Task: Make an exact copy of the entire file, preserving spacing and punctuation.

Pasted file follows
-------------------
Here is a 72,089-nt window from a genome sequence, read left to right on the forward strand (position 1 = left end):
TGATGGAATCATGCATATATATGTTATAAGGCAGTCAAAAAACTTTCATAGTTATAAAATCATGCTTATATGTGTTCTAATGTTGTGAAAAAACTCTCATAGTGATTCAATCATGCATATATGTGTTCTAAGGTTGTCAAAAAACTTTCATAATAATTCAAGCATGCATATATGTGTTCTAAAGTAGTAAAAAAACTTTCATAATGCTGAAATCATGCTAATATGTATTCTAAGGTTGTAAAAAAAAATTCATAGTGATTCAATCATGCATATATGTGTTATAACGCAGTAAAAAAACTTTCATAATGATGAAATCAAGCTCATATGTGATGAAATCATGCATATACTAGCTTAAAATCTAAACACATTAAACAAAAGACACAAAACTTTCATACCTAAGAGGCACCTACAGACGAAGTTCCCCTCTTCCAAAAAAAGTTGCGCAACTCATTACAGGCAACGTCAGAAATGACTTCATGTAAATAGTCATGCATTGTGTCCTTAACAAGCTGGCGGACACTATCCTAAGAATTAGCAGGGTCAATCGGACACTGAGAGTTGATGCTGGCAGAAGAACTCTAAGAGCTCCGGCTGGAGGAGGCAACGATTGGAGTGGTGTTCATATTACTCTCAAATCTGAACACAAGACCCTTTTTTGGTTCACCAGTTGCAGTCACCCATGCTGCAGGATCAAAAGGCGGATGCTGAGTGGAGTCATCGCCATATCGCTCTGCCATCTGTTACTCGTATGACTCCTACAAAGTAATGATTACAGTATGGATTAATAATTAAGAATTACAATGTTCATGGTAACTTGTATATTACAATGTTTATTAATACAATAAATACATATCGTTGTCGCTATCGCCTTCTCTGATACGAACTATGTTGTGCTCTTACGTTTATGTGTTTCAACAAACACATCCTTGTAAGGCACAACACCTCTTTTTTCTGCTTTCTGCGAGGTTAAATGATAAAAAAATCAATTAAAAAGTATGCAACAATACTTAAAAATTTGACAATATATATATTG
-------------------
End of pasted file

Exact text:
Here is a 72,089-nt window from a genome sequence, read left to right on the forward strand (position 1 = left end):
TGATGGAATCATGCATATATATGTTATAAGGCAGTCAAAAAACTTTCATAGTTATAAAATCATGCTTATATGTGTTCTAATGTTGTGAAAAAACTCTCATAGTGATTCAATCATGCATATATGTGTTCTAAGGTTGTCAAAAAACTTTCATAATAATTCAAGCATGCATATATGTGTTCTAAAGTAGTAAAAAAACTTTCATAATGCTGAAATCATGCTAATATGTATTCTAAGGTTGTAAAAAAAAATTCATAGTGATTCAATCATGCATATATGTGTTATAACGCAGTAAAAAAACTTTCATAATGATGAAATCAAGCTCATATGTGATGAAATCATGCATATACTAGCTTAAAATCTAAACACATTAAACAAAAGACACAAAACTTTCATACCTAAGAGGCACCTACAGACGAAGTTCCCCTCTTCCAAAAAAAGTTGCGCAACTCATTACAGGCAACGTCAGAAATGACTTCATGTAAATAGTCATGCATTGTGTCCTTAACAAGCTGGCGGACACTATCCTAAGAATTAGCAGGGTCAATCGGACACTGAGAGTTGATGCTGGCAGAAGAACTCTAAGAGCTCCGGCTGGAGGAGGCAACGATTGGAGTGGTGTTCATATTACTCTCAAATCTGAACACAAGACCCTTTTTTGGTTCACCAGTTGCAGTCACCCATGCTGCAGGATCAAAAGGCGGATGCTGAGTGGAGTCATCGCCATATCGCTCTGCCATCTGTTACTCGTATGACTCCTACAAAGTAATGATTACAGTATGGATTAATAATTAAGAATTACAATGTTCATGGTAACTTGTATATTACAATGTTTATTAATACAATAAATACATATCGTTGTCGCTATCGCCTTCTCTGATACGAACTATGTTGTGCTCTTACGTTTATGTGTTTCAACAAACACATCCTTGTAAGGCACAACACCTCTTTTTTCTGCTTTCTGCGAGGTTAAATGATAAAAAAATCAATTAAAAAGTATGCAACAATACTTAAAAATTTGACAATATATATATTG